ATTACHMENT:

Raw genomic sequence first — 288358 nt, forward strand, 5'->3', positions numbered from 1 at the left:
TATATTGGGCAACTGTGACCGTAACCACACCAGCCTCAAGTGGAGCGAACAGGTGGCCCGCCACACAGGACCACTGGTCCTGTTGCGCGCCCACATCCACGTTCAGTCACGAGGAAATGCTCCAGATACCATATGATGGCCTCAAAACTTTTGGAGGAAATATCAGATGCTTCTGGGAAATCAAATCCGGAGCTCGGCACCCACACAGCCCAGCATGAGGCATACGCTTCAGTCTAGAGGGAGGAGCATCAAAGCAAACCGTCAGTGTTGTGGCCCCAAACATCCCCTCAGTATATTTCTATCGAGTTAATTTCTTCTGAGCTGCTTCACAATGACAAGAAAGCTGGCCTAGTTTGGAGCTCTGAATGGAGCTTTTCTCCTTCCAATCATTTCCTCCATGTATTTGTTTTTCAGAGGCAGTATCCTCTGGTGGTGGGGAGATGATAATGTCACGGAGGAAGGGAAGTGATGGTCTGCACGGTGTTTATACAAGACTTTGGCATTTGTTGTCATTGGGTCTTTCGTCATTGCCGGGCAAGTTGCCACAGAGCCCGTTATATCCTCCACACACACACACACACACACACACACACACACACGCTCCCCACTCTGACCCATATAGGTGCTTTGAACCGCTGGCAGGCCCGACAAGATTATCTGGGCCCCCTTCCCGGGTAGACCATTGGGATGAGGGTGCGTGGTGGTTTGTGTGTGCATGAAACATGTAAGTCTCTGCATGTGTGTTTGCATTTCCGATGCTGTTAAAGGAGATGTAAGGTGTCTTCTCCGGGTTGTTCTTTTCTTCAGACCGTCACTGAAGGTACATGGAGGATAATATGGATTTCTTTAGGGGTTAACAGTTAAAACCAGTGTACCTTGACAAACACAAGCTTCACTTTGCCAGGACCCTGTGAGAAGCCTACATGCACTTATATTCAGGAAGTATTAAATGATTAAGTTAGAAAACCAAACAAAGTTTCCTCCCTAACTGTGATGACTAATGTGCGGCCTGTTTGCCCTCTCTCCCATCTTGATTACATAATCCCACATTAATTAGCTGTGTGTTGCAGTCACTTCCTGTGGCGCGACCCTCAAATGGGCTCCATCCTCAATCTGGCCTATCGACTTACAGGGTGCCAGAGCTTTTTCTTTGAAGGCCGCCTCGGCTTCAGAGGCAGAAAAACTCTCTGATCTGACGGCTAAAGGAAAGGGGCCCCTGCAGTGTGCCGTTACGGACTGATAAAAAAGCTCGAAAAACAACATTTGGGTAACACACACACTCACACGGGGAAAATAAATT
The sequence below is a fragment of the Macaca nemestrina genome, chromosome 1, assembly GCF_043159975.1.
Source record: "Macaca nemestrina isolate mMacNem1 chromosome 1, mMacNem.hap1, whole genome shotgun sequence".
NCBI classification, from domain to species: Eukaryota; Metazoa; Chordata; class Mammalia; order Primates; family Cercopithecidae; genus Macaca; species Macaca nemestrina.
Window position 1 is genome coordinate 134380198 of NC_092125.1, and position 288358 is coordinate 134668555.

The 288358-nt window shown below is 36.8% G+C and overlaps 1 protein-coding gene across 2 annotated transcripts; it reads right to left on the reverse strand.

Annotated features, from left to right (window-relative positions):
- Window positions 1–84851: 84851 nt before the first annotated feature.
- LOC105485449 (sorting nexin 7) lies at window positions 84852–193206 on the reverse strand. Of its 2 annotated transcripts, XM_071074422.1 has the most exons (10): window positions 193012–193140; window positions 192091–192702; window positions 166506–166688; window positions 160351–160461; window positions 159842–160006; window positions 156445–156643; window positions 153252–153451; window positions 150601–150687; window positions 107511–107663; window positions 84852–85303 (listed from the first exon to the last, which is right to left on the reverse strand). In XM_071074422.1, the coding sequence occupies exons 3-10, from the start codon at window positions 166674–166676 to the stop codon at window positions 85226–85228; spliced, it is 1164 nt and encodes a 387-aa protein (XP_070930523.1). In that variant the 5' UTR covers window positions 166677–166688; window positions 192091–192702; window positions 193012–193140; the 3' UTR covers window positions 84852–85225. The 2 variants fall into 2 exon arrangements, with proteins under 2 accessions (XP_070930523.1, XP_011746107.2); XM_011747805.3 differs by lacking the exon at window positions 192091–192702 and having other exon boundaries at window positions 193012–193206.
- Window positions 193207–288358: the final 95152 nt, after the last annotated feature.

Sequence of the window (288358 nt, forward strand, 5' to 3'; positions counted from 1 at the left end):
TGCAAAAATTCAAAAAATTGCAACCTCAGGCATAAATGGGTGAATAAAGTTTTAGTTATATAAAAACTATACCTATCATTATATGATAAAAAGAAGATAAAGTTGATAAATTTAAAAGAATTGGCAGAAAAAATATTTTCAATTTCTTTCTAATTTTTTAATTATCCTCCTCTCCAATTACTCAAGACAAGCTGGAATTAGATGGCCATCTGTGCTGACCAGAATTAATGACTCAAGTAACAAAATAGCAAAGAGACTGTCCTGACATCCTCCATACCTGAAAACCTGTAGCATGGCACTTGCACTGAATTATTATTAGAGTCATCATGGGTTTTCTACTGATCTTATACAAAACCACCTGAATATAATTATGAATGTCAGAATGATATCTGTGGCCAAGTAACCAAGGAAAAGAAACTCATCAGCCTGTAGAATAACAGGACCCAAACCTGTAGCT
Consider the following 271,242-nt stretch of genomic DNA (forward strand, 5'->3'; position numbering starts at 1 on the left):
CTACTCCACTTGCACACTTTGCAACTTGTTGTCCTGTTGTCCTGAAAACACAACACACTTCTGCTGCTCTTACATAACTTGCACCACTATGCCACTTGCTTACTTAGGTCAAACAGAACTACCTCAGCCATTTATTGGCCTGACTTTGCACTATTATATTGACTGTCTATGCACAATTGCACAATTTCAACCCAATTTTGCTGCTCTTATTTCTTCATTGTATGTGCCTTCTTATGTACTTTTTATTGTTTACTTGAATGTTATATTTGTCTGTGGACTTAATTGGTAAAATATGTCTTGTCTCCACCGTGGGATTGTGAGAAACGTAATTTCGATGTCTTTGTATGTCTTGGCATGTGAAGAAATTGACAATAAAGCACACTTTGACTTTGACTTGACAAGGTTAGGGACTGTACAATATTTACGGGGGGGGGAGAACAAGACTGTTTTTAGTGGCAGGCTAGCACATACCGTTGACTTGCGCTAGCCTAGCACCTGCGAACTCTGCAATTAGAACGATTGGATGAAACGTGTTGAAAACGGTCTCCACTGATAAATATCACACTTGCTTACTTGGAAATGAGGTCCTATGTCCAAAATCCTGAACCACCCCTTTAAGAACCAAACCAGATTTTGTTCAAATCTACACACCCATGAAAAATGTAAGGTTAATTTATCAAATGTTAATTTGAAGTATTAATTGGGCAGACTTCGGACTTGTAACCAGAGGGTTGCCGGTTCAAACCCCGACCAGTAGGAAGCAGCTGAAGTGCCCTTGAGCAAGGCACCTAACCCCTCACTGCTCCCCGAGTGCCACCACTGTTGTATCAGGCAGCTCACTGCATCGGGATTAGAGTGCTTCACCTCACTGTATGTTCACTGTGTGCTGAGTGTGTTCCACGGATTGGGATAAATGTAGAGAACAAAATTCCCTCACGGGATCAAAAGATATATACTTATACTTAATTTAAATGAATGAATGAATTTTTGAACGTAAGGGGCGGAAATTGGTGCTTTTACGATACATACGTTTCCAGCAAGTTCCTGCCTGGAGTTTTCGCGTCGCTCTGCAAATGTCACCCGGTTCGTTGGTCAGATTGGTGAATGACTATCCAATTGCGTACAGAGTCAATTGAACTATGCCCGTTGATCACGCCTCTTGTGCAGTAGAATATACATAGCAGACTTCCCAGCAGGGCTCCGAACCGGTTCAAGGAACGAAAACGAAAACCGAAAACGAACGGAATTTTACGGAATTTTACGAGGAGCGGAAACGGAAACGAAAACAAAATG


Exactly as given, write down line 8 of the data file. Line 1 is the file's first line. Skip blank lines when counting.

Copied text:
Annotated features, from left to right (window-relative positions):